Chapter 4 – Dirty Bitter Coffee (Excerpt from Chicago Time)

This is chapter four of my novel CHICAGO TIME. It will be available for purchase from and Smashwords on Monday April 2. You can read more about the novel here. Previous chapters are can read here: One, Two, and Three.

4 – Dirty Bitter Coffee

Inside the law offices of Tinker, Evers, and Chance, Elise was sitting behind the long, wide mahogany-brown reception desk next to Carol Wolker, who was the other receptionist. With long, straight, light brown hair, gleaming blue eyes, a warm smile, and a calm clear voice, she made an excellent face for the firm. Carol was on the phone with a woman who wanted to sue the Mayor of Chicago for planting a tree on the street median in front of her house, thus blocking her view of the park across the street. Carol was calmly explaining that Tinker, Evers, and Chance didn’t handle those kinds of cases. When Carol had first begun working at the firm seven years ago she had been annoyed by those kinds of calls (people who wanted to sue the President or the U.S. Government for such heinous crimes as manipulating the weather to flood their basement or having men in black cars follow them around). Now, she found them entertaining.

Elise’s French skills were one of those things about her co-worker that Carol had found interesting. Though, as Elise’s final day got closer, Carol thought Elise’s fixation on France was unhealthy and that Elise would be better off staying in the U.S. and finding someone (man or woman) with whom to settle down. It was one thing to be fluent in a language. It was another thing to be obsessed with an entire country. She hoped her son and daughter, ages 12 and 10, would do exciting things like travel to Europe, but she did not want them getting hung up on moving to some foreign country, especially at an age when they ought to be thinking of settling down and furthering their career.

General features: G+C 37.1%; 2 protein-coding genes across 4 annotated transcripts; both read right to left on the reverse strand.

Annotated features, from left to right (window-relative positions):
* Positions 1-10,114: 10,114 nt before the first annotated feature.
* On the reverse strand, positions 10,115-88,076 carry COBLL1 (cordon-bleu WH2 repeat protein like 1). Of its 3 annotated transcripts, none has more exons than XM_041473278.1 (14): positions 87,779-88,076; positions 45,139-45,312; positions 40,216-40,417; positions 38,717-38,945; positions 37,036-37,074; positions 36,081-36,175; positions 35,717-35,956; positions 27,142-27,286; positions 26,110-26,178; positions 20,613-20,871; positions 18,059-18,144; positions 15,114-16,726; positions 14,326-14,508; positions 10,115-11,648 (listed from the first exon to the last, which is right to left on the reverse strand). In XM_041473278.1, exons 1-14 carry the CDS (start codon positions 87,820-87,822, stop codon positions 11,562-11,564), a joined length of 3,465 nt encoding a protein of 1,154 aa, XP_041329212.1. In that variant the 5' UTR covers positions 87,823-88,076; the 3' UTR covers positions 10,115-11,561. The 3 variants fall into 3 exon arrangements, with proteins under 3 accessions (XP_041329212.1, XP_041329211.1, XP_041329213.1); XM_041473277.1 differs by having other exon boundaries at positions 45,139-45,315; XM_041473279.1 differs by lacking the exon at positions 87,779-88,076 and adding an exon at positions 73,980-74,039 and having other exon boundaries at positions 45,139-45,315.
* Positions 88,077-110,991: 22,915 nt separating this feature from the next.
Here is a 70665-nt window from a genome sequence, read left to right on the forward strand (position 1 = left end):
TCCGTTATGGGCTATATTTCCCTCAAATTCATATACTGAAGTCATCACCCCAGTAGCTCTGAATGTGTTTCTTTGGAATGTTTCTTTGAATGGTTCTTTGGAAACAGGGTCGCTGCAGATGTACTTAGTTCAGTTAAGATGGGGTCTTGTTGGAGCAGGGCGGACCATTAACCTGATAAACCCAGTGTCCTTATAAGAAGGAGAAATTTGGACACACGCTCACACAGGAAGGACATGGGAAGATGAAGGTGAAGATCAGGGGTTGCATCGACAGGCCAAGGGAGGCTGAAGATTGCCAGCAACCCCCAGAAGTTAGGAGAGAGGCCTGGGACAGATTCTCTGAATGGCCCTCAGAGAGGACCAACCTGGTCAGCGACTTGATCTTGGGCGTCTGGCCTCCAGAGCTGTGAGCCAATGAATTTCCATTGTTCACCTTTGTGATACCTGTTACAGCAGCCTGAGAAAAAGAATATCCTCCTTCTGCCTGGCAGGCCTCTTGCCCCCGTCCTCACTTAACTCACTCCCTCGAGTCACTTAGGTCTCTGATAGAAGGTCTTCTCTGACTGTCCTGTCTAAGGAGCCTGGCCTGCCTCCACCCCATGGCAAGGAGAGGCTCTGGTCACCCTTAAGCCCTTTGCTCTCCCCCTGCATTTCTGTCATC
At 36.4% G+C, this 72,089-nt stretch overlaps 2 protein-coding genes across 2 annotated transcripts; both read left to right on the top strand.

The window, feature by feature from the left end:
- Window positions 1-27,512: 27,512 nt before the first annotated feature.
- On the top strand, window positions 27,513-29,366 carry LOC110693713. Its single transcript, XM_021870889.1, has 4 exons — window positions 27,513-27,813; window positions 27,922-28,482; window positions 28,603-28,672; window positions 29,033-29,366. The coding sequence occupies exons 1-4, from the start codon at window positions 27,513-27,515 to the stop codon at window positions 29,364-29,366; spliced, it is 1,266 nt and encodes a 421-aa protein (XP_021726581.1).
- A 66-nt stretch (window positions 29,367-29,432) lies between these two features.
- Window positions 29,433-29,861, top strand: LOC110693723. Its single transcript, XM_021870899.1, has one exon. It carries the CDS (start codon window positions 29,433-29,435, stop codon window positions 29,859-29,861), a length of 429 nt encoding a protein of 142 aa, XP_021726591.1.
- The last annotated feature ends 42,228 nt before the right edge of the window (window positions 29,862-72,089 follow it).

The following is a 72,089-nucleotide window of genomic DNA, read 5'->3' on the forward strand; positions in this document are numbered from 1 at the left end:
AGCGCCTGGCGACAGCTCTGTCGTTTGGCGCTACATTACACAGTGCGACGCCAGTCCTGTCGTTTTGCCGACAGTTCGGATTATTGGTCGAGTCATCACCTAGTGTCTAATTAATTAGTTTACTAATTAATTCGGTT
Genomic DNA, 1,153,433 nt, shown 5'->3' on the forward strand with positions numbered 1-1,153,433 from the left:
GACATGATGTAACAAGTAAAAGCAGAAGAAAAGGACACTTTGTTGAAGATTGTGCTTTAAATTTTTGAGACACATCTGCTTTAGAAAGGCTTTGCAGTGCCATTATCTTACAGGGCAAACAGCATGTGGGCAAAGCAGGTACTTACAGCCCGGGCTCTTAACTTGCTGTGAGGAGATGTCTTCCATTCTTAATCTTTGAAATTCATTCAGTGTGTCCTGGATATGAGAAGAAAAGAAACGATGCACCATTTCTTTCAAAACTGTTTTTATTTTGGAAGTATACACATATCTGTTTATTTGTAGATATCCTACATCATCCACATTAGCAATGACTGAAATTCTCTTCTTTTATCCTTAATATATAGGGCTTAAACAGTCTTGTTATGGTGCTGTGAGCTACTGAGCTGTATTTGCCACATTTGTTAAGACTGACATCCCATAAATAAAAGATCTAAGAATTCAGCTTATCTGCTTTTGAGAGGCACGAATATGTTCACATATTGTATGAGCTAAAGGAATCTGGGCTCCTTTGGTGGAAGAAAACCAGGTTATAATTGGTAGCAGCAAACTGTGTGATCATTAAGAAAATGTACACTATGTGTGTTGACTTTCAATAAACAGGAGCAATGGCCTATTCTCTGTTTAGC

As Carol was politely extricating herself from the phone conversation with the Woman with the Obstructed View, Elise was reading a story in the French newspaper Le Figaro on her PC. It was about the French actor Vincent Cassel, but she couldn’t get past the first paragraph telling about him posing in a studio for promotional photos. She was still annoyed that the guy she had met in front of La Ville Venteuse didn’t think moving to Paris was original.

In between answering phone calls, guiding clients to the right office, and avoiding questions from Carol about her personal life, on a typical day Elise read French web sites on her computer. She also cursed herself for having chosen to learn French as opposed to Spanish (a more employable language skill in Chicago) and cursed the French for not having immigrated in significant numbers anywhere besides Quebec, an extremely cold place; a place that referred to itself not as a country or state but as a form of winter. After having lived in France, she had to admit that the French compulsion to stay in France was probably a good one what with the varieties of wine and cheese, art, culture, the beaches on the Atlantic and Mediterranean coasts, and free health care. A compulsion that mirrored the average U.S. citizen who also felt no desire to leave the U.S., what with 24-hour restaurants, big houses, numerous beaches, and great customer service compared to the rest of the world.

Elise had been plotting her return to France, despite her ex-boyfriend’s presence in the country. She had claimed to be the first of the two who had wanted to live in France, despite the fact it had been Patrick’s fellowship to study at the Sorbonne that had brought them to Paris. If she was going to be stuck the rest of her life answering a phone for lawyers, she wanted to do it in a Parisian law firm. Even Lyon would be better than Chicago, a city that prided itself on “working” and its grittiness. There was nothing elegant about Chicago, including that guy who started that argument with her on the L and his un-asked for opinions. Meanwhile, Patrick was living in Paris at that very moment in his Parisian apartment with his Parisian wife with their Parisian poodle and their Parisian infant in a Parisian stroller, with their Parisian jobs and their whole damn Parisian life, while she suffered a headache and answered phones and directed traffic for a bunch of attorneys.

Elise took a long sip of coffee, the dirty bitter coffee she had gotten in the break room and had filled with cream and sugar, wishing she had either gone to the Starbucks on the first floor or had made coffee in her french press back at her apartment. She set her mug next to her mouse and then saw Julian Foster walking very quickly toward the reception desk. He was tall, black, and lean-muscled, an admitted gym rat. He had a law degree from the University of Chicago and had just made junior partner.

“Elise, you speak French, right?” he said.


“How well do you speak? You’re fluent, right?”

“I am. I have a Masters in French.”

“Do you think you could help us out a bit? We have some people from France involved in some of the merger talks between RGB Bank and ALOI. The translator we hired canceled on us this morning. He says he’s sick. I know it’s last minute. We were hoping you could help out.”

“I can do it,” she said.

He smiled. “Wonderful. Thank you.”


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